Governmental, religious, and cultural leaders on all sides have already spoken, written, or tweeted about the proposed Islamic cultural center near the World Trade Center site in Manhattan. So when my friend Eboo Patel asked me to add my voice to the noise, I wasn't sure what new perspective I could offer.
An expert in constitutional law might see the Cordoba House controversy as a First Amendment issue and demand that the Muslim-Americans organizing the project be allowed to proceed without impediment. A politico might see the matter as an opportunity to score easy points with constituents (right or left) by supporting or denouncing the "Ground Zero mosque." And a member of the media might see the issue as a powder keg guaranteed to draw an audience and therefore pursue whatever means to keep the controversy alive. But I'm not a lawyer, a politician, or a journalist. I'm a pastor. And when I look at the matter it isn't the legal or political arguments that get my attention -- it's the fear.
Some with objections about the Cordoba House say it would be disrespectful to the 9/11 victim's families and stand as an insensitive reminder of the religious intolerance that motivated the attacks. Certainly no one wishes to add any burden to the unimaginable pain already carried by these families. And although I do not know the organizers of the Cordoba House, I trust they share this sentiment as numerous Muslims were among the innocent victims on 9/11.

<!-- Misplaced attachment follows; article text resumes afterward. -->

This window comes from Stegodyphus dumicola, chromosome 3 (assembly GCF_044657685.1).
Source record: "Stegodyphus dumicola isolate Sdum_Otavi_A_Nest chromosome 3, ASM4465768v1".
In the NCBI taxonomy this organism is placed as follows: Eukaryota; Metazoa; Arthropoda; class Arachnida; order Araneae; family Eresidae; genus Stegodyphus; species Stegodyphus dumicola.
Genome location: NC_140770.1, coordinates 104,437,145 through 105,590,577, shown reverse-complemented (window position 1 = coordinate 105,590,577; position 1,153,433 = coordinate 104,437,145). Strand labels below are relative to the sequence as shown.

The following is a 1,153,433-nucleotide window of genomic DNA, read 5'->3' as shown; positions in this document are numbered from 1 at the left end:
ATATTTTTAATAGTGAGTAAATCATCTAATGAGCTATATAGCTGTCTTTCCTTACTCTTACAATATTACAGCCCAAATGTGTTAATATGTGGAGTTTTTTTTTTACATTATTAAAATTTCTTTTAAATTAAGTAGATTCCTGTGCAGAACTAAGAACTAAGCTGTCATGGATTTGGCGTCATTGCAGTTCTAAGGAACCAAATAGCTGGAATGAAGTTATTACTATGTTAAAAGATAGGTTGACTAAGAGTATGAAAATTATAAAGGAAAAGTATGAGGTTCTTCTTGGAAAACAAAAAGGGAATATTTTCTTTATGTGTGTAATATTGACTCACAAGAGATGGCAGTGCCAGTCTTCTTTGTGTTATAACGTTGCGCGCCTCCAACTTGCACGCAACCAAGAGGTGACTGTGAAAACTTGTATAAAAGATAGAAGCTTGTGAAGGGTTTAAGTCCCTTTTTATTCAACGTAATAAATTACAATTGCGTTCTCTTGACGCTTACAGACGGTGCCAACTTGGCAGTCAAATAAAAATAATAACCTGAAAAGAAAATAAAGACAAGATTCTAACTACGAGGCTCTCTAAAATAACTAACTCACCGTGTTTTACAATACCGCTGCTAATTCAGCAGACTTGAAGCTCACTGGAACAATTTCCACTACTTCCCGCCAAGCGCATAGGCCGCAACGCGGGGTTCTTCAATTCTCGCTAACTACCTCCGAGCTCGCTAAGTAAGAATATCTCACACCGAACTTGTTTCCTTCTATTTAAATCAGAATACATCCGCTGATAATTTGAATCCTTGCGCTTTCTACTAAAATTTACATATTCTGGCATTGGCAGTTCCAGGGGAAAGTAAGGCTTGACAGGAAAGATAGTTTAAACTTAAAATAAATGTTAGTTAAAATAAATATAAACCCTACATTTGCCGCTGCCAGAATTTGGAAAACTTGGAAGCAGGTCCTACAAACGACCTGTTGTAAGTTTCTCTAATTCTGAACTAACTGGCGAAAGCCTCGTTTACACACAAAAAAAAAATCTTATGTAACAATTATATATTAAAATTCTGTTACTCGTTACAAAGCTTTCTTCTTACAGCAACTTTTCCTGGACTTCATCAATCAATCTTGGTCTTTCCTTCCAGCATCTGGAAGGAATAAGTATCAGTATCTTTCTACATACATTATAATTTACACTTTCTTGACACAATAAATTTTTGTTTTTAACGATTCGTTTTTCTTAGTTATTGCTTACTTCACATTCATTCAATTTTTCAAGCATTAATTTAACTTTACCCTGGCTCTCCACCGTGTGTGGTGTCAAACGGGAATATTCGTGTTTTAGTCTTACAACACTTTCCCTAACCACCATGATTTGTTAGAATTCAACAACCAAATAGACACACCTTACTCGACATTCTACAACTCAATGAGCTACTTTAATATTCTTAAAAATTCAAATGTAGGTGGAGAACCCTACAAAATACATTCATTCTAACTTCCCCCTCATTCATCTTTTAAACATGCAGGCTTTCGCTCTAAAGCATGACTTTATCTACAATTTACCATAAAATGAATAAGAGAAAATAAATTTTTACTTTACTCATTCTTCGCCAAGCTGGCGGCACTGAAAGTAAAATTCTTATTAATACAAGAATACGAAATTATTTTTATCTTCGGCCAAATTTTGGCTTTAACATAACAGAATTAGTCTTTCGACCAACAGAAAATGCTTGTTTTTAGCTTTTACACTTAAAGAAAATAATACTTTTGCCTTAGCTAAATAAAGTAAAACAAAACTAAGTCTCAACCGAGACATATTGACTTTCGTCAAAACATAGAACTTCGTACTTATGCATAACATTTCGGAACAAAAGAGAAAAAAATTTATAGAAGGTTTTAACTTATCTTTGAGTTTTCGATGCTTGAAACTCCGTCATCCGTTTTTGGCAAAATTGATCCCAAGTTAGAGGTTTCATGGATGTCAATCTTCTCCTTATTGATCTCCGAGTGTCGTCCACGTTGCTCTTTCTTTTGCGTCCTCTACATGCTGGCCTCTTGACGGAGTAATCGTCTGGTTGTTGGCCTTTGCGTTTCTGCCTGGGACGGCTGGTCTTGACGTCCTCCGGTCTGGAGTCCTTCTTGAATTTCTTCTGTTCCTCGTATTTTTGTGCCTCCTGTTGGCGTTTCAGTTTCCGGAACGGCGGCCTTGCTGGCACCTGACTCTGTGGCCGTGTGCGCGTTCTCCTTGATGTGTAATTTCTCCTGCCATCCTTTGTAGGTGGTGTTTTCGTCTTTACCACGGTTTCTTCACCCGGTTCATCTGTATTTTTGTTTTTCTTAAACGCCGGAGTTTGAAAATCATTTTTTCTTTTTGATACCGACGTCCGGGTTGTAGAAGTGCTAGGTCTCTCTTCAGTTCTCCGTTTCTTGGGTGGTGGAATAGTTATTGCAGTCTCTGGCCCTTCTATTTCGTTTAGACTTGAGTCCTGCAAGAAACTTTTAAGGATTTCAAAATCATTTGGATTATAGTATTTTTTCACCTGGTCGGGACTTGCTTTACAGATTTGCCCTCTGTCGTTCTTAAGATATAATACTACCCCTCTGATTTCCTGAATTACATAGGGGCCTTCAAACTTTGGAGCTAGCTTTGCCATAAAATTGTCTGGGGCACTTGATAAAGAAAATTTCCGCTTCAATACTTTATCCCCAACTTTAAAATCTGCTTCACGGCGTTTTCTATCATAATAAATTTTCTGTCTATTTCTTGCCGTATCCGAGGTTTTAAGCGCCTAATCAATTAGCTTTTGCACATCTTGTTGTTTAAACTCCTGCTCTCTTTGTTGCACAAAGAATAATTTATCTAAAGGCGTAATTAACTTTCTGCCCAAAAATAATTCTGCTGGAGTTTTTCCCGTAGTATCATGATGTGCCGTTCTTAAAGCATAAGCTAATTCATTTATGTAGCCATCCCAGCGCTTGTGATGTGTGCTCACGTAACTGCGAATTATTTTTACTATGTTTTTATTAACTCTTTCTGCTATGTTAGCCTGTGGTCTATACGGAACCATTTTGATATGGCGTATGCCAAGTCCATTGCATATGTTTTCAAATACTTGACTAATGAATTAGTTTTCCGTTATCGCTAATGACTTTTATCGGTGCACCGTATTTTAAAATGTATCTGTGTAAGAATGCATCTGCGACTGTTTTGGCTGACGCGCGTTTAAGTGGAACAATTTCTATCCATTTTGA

But objections to the Islamic center in Lower Manhattan have gone far beyond sensitivity to victims' families. Some are saying the Cordoba House represents a "beachhead for Shariah" in the United States. In his article opposing the project, Newt Gingrich wrote, "America is experiencing an Islamist cultural-political offensive designed to undermine and destroy our civilization." And a self-identified "Christian" website has been launched to fight the project. It calls upon other concerned Christians to take a "stand against evil" by donating to the site.